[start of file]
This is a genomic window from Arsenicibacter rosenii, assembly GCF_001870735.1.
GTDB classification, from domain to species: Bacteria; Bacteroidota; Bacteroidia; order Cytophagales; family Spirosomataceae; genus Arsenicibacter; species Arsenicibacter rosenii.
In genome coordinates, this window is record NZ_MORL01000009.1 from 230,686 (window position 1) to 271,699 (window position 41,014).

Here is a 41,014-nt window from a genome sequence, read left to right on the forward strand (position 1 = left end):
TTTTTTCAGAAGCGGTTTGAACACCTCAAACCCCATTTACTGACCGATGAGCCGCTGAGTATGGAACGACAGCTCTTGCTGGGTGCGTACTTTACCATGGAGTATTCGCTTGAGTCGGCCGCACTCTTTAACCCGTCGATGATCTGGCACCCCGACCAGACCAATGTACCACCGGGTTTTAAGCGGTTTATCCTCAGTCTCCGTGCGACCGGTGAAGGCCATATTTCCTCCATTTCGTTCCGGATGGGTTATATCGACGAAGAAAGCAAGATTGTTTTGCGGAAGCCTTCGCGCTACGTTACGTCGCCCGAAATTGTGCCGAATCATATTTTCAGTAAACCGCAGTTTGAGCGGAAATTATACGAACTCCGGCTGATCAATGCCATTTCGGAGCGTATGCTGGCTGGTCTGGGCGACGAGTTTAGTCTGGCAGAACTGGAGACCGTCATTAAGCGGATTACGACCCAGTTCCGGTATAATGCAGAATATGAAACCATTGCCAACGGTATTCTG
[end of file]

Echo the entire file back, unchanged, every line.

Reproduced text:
This is a genomic window from Arsenicibacter rosenii, assembly GCF_001870735.1.
GTDB classification, from domain to species: Bacteria; Bacteroidota; Bacteroidia; order Cytophagales; family Spirosomataceae; genus Arsenicibacter; species Arsenicibacter rosenii.
In genome coordinates, this window is record NZ_MORL01000009.1 from 230,686 (window position 1) to 271,699 (window position 41,014).

Here is a 41,014-nt window from a genome sequence, read left to right on the forward strand (position 1 = left end):
TTTTTTCAGAAGCGGTTTGAACACCTCAAACCCCATTTACTGACCGATGAGCCGCTGAGTATGGAACGACAGCTCTTGCTGGGTGCGTACTTTACCATGGAGTATTCGCTTGAGTCGGCCGCACTCTTTAACCCGTCGATGATCTGGCACCCCGACCAGACCAATGTACCACCGGGTTTTAAGCGGTTTATCCTCAGTCTCCGTGCGACCGGTGAAGGCCATATTTCCTCCATTTCGTTCCGGATGGGTTATATCGACGAAGAAAGCAAGATTGTTTTGCGGAAGCCTTCGCGCTACGTTACGTCGCCCGAAATTGTGCCGAATCATATTTTCAGTAAACCGCAGTTTGAGCGGAAATTATACGAACTCCGGCTGATCAATGCCATTTCGGAGCGTATGCTGGCTGGTCTGGGCGACGAGTTTAGTCTGGCAGAACTGGAGACCGTCATTAAGCGGATTACGACCCAGTTCCGGTATAATGCAGAATATGAAACCATTGCCAACGGTATTCTG